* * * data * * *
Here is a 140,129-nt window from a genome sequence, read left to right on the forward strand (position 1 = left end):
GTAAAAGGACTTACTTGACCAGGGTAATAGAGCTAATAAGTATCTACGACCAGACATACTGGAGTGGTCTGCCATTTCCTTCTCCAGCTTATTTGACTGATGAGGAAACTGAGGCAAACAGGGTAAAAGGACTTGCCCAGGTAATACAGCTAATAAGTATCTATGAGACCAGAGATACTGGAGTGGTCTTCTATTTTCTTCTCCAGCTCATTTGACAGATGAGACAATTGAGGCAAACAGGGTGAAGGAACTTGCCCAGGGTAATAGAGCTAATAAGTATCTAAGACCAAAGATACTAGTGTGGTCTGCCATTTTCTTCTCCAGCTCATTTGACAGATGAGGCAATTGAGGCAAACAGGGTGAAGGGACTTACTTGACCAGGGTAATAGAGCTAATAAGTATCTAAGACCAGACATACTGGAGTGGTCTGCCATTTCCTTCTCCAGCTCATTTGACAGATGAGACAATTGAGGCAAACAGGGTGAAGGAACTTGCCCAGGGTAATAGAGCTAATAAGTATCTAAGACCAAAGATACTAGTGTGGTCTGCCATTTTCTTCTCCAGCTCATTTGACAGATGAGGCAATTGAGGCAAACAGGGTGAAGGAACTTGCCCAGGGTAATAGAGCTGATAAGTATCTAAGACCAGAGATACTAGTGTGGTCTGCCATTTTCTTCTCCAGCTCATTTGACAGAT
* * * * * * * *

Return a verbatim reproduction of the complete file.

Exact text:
Here is a 140,129-nt window from a genome sequence, read left to right on the forward strand (position 1 = left end):
GTAAAAGGACTTACTTGACCAGGGTAATAGAGCTAATAAGTATCTACGACCAGACATACTGGAGTGGTCTGCCATTTCCTTCTCCAGCTTATTTGACTGATGAGGAAACTGAGGCAAACAGGGTAAAAGGACTTGCCCAGGTAATACAGCTAATAAGTATCTATGAGACCAGAGATACTGGAGTGGTCTTCTATTTTCTTCTCCAGCTCATTTGACAGATGAGACAATTGAGGCAAACAGGGTGAAGGAACTTGCCCAGGGTAATAGAGCTAATAAGTATCTAAGACCAAAGATACTAGTGTGGTCTGCCATTTTCTTCTCCAGCTCATTTGACAGATGAGGCAATTGAGGCAAACAGGGTGAAGGGACTTACTTGACCAGGGTAATAGAGCTAATAAGTATCTAAGACCAGACATACTGGAGTGGTCTGCCATTTCCTTCTCCAGCTCATTTGACAGATGAGACAATTGAGGCAAACAGGGTGAAGGAACTTGCCCAGGGTAATAGAGCTAATAAGTATCTAAGACCAAAGATACTAGTGTGGTCTGCCATTTTCTTCTCCAGCTCATTTGACAGATGAGGCAATTGAGGCAAACAGGGTGAAGGAACTTGCCCAGGGTAATAGAGCTGATAAGTATCTAAGACCAGAGATACTAGTGTGGTCTGCCATTTTCTTCTCCAGCTCATTTGACAGAT